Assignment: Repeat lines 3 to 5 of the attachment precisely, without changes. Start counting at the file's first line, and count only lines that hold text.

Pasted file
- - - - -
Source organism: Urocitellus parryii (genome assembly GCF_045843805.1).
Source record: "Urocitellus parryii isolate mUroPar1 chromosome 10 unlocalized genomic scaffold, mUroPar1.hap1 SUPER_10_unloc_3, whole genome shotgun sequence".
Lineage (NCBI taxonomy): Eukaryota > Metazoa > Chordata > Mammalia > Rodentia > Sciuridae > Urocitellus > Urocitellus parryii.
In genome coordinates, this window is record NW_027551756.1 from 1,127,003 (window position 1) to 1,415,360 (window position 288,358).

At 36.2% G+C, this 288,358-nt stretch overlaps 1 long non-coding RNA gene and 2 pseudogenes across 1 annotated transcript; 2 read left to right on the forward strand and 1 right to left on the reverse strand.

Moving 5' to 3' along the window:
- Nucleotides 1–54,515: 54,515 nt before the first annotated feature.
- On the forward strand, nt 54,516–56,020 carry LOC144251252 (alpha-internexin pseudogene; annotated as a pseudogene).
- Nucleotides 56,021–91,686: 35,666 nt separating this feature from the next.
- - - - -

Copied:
Lineage (NCBI taxonomy): Eukaryota > Metazoa > Chordata > Mammalia > Rodentia > Sciuridae > Urocitellus > Urocitellus parryii.
In genome coordinates, this window is record NW_027551756.1 from 1,127,003 (window position 1) to 1,415,360 (window position 288,358).

At 36.2% G+C, this 288,358-nt stretch overlaps 1 long non-coding RNA gene and 2 pseudogenes across 1 annotated transcript; 2 read left to right on the forward strand and 1 right to left on the reverse strand.